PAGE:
Published by the Faculty of Business, Government and Law, University of Canberra

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Research and Stories through a Gendered Lens

Poverty, sexism, abuse: The lived inequalities of women in Canberra

Oct 28, 2019 | News

Written by Pia Rowe

Canberra is a wealthy city, or so the story goes. But as averages so often do, so too does the narrative of a city with a highly educated and prosperous population sometimes hide the daily realities of those individuals who are struggling to get by. 

A new report from the YWCA CanberraOur lives: Women in the ACT, is set to change this. Investigating a variety of themes from housing and finances to leadership, and to the hopes and fears of women, the report provides a comprehensive and nuanced snapshot into the lived experiences of women in the national capital. 

… nearly a third of women say they are ‘financially stressed’ 

And as the report highlights, there is still a long way to go before equality becomes a reality for all women. 

While just over a half (55%) of the survey respondents report being either ‘financially stable’ or ‘somewhat financially stable’, nearly a third say they are either ‘financially stressed’ or ‘somewhat financially stressed’, while 2% say they are in ‘financial crisis’.

Perhaps somewhat predictably, age is a significant factor when it comes to financial inequalities, with nearly half of the young women aged 18-24 stressed about their financial stability. 

However, similar concerns are also prevalent in the older cohorts. Over a third of women aged 25-34, and 45-54, and a quarter of women aged 55-64 also express concerns over the state of their finances. 

The ACT boasts the highest life expectancy in the country, but on the flip side, retirement is a common source of anxiety, with many women worried about outliving their superannuation and living in poverty. Overall, only 15% of all women expect to be ‘fully comfortable’ in retirement.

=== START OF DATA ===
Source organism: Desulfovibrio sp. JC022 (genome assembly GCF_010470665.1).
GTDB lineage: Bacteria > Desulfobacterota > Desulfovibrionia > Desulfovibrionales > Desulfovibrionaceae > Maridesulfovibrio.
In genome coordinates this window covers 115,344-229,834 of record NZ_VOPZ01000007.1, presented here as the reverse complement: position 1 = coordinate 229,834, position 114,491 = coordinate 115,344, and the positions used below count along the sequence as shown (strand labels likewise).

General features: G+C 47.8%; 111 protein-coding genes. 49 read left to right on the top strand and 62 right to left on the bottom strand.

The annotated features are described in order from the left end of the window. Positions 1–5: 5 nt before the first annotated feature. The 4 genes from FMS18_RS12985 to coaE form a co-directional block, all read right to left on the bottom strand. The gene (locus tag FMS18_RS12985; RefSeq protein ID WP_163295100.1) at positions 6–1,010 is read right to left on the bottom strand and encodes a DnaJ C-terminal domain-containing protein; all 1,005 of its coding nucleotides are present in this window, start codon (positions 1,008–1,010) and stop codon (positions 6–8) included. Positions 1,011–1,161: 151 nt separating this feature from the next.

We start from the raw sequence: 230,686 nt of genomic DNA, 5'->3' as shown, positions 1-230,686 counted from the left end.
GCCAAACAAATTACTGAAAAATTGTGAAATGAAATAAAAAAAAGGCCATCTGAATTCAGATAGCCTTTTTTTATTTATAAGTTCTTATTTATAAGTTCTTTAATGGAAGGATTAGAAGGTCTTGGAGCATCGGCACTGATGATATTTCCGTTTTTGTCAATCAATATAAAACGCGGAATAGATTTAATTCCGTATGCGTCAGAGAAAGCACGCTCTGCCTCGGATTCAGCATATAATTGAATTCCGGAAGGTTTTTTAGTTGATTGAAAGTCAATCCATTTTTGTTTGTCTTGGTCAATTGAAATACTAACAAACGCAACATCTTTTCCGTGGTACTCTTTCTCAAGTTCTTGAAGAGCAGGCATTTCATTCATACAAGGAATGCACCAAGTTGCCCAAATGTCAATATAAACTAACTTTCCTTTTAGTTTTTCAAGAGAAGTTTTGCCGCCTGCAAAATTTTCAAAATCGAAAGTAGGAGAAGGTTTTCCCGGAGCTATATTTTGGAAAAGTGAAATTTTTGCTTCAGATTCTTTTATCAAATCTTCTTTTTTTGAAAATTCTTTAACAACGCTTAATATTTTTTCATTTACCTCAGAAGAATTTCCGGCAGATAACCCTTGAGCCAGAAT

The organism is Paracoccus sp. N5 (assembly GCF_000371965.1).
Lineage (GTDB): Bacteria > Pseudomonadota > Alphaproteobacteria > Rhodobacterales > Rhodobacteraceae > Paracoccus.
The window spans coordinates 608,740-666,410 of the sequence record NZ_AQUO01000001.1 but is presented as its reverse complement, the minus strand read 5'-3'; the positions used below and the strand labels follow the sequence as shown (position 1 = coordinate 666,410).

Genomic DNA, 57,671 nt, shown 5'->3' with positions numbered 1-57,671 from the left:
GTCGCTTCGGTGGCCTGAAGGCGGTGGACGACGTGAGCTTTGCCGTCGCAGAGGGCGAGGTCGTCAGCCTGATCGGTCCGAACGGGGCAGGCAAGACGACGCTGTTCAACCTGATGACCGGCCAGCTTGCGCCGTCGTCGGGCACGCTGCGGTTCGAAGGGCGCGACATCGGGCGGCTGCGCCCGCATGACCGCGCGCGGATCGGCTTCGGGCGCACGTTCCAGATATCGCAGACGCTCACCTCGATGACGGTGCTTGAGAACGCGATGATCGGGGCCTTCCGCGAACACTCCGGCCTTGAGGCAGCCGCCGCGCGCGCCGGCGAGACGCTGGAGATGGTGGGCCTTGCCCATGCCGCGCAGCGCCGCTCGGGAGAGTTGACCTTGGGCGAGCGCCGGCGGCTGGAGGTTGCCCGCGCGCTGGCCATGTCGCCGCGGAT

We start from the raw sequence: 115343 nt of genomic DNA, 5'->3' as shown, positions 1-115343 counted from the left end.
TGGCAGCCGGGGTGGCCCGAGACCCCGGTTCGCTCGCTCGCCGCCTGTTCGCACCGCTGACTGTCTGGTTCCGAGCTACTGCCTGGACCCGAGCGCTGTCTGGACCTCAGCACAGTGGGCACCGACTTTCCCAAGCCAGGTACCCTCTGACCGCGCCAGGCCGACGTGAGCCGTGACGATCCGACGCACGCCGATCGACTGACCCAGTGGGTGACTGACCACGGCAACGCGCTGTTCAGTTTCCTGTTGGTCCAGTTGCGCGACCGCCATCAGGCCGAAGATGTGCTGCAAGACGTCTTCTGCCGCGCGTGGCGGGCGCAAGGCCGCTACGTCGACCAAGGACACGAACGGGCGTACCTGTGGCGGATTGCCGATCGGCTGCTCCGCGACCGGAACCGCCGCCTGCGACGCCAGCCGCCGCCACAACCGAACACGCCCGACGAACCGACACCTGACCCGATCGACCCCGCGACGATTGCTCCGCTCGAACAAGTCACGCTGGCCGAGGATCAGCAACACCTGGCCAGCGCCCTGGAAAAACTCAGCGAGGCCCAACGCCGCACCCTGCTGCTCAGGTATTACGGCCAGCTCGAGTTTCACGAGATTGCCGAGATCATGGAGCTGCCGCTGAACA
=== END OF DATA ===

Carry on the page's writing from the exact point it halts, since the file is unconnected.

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Many women are worried about outliving their superannuation and living in poverty

However, it’s not just those at the either end of the age scale –  young women who are more likely to be in entry level jobs, and older women approaching retirement age – that are facing difficulties. 

Despite the steady progress in improving women’s workforce participation, the survey also shows that work status alone does not automatically lead to an increase in financial wellbeing. Skyrocketing housing costs combined with the gendered division of unpaid labour mean that each day many women in the paid workforce are performing a precarious balancing act – one that could easily derail should their situation change.

Echoing the findings from the latest Household, Income and Labour Dynamics in Australia (HILDA) survey, unpaid labour continues to feature prominently in women’s lives. A large 59% of the Our Lives respondents undertake unpaid work such as volunteering or caring for others. 

The numbers also reaffirm the story of the ‘double duty’, with 46% of women working more than 35 hours a week also spending more than 20 hours on unpaid labour

What’s more, the numbers also reaffirm the story of the ‘double duty’, with 46% of women working more than 35 hours a week also spending more than 20 hours on unpaid labour. 

Disconcertedly, the report also shines a light on the city’s darker underbelly where the threat or experience of violence remains a reality for far too many women. In the last year alone, 18% of all the respondents report having experienced physical, emotional, verbal or financial abuse. 

55% of  women do not feel safe in public spaces at night

Relatedly, more than half (55%) of all women do not feel safe in public spaces at night. 

And despite the fact that across the board Australian attitudes to gender roles are becoming more progressive, sexism continues to plague Australian women.

 

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Of those who had experienced sexism, 41% say it occurred in the workplace

According to the report, the relationship between age and experiences of sexism are inversely proportional, with 80% of 18 to 24 year olds respondents experiencing instances of sexism in the last 12 months compared to 55% in the 45-54 age bracket. 

Of those who had experienced sexism, 41% say it occurred in the workplace, again highlighting the fact that gender equality goes far beyond parity at work. Furthermore, 13% say that their experience of sexist behaviour had impacted their career.  

Overall, while there is indeed much to be proud of in Canberra, the report’s findings provide a sobering picture of the lived realities of women, and show that there is no room for complacency if we are to provide true equality for all women. 

 

Our Lives: Women in the ACT’ is officially launched today at the ACT Legislative Assembly. 

 

 

 

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